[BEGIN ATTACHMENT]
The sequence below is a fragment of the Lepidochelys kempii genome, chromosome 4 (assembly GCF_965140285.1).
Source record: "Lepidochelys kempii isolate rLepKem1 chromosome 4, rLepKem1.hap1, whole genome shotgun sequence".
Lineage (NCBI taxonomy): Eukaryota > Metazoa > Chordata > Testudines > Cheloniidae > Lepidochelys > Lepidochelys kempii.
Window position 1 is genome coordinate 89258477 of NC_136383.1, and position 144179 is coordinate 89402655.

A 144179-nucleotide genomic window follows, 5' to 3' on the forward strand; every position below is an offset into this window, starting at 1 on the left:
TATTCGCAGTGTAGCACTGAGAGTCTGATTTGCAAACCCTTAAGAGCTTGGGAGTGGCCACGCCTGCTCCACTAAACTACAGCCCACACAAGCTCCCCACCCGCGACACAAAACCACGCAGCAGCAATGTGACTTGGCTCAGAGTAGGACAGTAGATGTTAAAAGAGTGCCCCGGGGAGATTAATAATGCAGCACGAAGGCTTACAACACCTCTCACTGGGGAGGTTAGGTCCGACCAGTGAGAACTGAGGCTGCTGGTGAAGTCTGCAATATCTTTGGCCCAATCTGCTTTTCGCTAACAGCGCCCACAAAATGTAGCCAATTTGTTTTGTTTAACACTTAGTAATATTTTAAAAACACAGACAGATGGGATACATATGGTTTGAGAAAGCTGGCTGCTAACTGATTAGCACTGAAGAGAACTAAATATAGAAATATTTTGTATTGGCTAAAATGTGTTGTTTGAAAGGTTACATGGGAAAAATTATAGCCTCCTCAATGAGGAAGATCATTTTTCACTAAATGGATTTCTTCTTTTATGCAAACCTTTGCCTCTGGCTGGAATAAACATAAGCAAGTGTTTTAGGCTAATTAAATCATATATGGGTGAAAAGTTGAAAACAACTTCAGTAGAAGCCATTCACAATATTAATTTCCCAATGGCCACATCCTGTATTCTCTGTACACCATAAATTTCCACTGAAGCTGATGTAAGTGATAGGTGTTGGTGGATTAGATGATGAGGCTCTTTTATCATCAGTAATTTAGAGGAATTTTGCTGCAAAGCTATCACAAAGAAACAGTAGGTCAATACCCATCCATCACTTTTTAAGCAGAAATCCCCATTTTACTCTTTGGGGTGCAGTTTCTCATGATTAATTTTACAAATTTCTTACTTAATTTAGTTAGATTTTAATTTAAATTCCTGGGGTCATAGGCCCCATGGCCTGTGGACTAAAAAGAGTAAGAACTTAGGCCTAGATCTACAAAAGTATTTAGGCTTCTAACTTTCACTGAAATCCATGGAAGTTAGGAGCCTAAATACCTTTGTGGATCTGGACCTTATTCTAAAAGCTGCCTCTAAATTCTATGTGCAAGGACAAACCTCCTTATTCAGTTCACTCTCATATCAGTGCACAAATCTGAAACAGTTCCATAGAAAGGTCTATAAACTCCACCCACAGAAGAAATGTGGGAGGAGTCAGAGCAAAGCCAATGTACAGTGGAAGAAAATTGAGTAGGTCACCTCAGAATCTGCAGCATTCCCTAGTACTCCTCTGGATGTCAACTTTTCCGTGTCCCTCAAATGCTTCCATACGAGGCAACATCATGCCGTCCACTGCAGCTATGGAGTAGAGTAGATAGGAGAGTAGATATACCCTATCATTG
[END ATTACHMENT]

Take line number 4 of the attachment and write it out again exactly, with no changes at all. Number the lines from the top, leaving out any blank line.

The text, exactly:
Window position 1 is genome coordinate 89258477 of NC_136383.1, and position 144179 is coordinate 89402655.